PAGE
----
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Journey to Effective Performance Engineering

Updated: Feb 20, 2023

In the IT Quality Assurance (QA) world, some of the key criteria that are often mentioned include Availability and Resilience of Systems. Despite the importance of these criteria, performance testing is a technical testing discipline which is traditionally often overlooked and not budgeted adequately in many organizations. With the evolution of digital transformation and DevSecOps, performance testing has gained more relevance and is nowadays being driven under a wider scope of Performance Engineering. New initiatives such as Chaos Testing are becoming more and more popular as well due to accelerated delivery cycles. This articles aims to debunk some confusion on performance related terms and share some best practices that can assist organizations in driving performance engineering effectively.

Here's my favorite summary of the evolution to Effective Performance Engineering written by Todd DeCapua and Shane Evans:

"While Performance Engineering is often defined narrowly as ensuring that nonfunctional requirements are met (such as response times, resource utilization, and throughput), the trend has moved toward a much broader application of the term.

“Performance Engineering” doesn’t refer only to a specific role. More generally, it refers to the set of skills and practices that are gradually being understood and adopted across organizations that focus on achieving higher levels of performance in technology, in the business, and for end users.

Performance Engineering embraces practices and capabilities that build in quality and performance throughout an organization, including functional requirements, security, usability, technology platform management, devices, third-party services, the cloud, and more.

Stakeholders of Performance Engineering run the gamut, including Business, Operations, Development, Testing/Quality Assurance, and End Users."

What is the difference between Performance Testing and Performance Engineering?

Since the term performance engineering is often misconstrued with performance testing and performance monitoring as well, this is how I clarify the confusion with clients in a simplified way:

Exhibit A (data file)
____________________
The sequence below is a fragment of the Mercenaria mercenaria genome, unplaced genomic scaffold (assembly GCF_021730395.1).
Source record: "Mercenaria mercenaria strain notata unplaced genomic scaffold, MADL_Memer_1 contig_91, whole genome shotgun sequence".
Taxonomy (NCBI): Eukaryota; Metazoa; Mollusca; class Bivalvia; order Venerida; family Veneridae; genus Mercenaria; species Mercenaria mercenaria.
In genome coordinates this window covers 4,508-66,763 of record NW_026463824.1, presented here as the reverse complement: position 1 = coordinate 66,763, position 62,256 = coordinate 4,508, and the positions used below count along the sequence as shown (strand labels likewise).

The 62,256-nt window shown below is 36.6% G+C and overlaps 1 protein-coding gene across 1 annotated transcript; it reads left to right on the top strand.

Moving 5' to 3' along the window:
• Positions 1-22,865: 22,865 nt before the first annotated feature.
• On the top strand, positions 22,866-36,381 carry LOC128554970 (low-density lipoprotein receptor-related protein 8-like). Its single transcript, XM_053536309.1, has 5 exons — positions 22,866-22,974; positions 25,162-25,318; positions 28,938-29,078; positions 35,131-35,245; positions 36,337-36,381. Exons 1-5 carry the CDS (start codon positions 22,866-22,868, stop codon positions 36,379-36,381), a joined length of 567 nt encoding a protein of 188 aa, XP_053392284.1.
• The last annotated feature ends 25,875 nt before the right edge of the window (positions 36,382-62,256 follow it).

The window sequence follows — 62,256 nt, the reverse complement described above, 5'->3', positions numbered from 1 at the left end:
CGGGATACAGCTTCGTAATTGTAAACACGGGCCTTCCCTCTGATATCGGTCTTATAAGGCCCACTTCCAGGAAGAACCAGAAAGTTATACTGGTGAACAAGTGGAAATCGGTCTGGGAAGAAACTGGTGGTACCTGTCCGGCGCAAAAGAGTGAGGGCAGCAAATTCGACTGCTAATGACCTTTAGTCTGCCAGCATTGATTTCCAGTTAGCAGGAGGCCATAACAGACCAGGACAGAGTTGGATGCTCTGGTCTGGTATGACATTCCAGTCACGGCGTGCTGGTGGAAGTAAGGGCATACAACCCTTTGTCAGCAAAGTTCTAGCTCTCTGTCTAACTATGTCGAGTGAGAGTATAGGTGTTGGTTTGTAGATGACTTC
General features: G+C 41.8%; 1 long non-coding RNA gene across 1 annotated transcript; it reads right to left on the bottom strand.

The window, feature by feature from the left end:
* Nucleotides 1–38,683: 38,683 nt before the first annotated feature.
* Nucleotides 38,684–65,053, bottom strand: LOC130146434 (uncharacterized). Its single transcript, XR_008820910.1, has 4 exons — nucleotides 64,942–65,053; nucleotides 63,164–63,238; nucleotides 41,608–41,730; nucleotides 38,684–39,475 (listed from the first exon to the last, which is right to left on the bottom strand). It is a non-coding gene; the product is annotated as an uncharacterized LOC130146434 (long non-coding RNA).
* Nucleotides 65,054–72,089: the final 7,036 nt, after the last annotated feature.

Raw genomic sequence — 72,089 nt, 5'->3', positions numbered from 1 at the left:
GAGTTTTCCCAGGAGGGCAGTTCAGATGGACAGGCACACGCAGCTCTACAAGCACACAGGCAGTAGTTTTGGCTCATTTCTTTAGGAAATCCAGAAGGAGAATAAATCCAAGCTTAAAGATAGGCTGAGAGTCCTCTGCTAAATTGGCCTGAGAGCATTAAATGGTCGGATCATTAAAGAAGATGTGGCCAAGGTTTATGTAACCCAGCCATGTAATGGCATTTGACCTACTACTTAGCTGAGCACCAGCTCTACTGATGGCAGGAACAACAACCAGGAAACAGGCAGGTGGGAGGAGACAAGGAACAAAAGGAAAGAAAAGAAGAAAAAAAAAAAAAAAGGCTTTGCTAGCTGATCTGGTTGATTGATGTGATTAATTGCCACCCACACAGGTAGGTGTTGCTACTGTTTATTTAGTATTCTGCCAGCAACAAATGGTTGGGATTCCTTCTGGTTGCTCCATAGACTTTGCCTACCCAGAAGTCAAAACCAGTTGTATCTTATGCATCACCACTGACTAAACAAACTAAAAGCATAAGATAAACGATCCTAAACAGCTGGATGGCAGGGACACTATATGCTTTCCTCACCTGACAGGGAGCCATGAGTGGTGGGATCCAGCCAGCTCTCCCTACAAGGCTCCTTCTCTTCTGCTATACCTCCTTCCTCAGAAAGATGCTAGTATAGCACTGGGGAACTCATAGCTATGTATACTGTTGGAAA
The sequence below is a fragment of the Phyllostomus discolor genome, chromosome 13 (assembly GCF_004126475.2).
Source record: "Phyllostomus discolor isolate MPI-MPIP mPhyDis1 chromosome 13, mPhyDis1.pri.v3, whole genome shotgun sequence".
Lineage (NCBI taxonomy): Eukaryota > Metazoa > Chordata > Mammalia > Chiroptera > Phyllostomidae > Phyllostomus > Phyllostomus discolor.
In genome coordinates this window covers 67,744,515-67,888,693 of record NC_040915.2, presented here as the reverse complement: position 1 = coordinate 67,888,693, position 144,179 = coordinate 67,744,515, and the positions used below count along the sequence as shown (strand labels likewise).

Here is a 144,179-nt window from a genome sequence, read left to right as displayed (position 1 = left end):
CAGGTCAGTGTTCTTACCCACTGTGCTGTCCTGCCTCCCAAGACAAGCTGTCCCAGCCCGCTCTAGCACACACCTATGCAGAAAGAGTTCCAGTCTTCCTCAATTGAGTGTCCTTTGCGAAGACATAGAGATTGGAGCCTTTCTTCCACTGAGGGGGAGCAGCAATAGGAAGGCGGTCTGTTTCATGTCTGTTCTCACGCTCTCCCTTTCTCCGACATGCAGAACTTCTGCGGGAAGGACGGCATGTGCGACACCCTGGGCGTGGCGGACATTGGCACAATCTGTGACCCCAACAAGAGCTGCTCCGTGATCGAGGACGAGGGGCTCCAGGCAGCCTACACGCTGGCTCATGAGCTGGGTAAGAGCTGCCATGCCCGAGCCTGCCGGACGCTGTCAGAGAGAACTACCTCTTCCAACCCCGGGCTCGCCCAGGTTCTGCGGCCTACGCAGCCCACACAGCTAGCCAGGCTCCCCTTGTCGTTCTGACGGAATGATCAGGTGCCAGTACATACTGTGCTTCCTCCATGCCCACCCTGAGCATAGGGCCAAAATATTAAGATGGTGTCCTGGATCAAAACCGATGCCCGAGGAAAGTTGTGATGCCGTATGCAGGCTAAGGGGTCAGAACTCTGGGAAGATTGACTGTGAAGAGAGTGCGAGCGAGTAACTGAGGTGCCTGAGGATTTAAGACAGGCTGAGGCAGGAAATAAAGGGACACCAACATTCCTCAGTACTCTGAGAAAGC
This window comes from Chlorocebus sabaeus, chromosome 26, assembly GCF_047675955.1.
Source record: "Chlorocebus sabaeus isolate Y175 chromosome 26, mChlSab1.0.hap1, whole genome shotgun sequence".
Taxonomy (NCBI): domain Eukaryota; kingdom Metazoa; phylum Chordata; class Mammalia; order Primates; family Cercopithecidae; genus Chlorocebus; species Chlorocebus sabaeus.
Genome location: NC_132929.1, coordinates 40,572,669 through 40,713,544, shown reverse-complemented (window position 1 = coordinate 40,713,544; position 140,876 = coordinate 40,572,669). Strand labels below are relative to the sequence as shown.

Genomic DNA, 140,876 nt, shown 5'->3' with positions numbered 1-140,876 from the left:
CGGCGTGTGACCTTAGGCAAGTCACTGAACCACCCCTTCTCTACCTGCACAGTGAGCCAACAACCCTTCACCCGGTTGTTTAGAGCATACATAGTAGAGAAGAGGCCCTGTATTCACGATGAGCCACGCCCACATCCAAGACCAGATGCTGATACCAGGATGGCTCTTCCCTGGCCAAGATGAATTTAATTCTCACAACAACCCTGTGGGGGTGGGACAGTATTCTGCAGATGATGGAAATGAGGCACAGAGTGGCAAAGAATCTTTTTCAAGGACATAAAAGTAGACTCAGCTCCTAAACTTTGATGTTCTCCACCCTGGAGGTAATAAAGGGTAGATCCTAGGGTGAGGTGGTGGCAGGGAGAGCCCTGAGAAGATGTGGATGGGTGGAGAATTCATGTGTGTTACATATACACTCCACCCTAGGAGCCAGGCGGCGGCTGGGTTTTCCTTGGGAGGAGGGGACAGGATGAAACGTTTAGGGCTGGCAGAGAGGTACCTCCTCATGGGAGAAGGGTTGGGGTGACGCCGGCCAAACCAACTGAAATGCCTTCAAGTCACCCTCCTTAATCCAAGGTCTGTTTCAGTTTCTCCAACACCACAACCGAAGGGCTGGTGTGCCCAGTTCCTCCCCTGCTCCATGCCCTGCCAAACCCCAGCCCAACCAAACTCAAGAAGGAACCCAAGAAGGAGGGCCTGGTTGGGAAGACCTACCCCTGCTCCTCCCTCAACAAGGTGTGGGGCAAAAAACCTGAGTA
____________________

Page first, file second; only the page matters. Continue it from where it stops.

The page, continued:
Key Practical Steps to engaging in Performance Engineering:

  1. Collaborate. QA can play the role of champions of Performance Engineering in the Modern IT world but, it is key to understand that many players have to be involved in this process and that it is a collaborative initiative. One can then successfully ensure that the right performance engineering requirements are documented from the initiation of any projects or releases.

  2. Shift Left. We must drive the shift left approach of performance testing validation and verification activities by requesting the right level of collaboration with developers, architects and operations team. One should plan for performance testing from a component level, API level, system level, system integration level and business process level .

  3. Maintain easy to use test packs. Don't lose sight of the importance of performance regression and sanity packs. They assist in ensuring that a new baseline system is as effective as the previous baseline system. With sanity packs, one can leverage them to do daily automated health checks in different environments.

  4. Monitor your Metrics. Review your key metrics that you want to drive for effective reporting and decision-making. It can include throughput, response times, concurrency, errors per sec, hits per sec, etc. However, any good performance test should include additional monitoring metrics to correlate with the tests that you execute.

  5. Shift-Right. The Shift Right movement aims to have a more interactive bridge with real user and infrastructure statistics from Production into your performance strategy. It is about leveraging production monitoring back into your SDLC cycles and also driving some level of performance testing (ex: sanity tests) in Production through controlled mechanisms.

  6. Technology Inventory. Understand your toolset coverage. Since Performance Engineering requires a lot of automated testing, it is important to understand the difference and value of each performance related tool from performance testing to performance monitoring. You can also leverage automation testing tools, integration testing tools amongst others.

  7. SDLC in context. Adapt your processes onto the SDLC model in use in your organization. Business, IT and organizational context are very critical to the success and sustainability of your approach and strategy.

Lastly, it is key to understand the maturity model for your performance engineering journey. It empowers you to be able to manage your customer expectations more efficiently and be more realistic in your goals.

I hope you enjoyed this little snippet about performance engineering. Thanks for your time!


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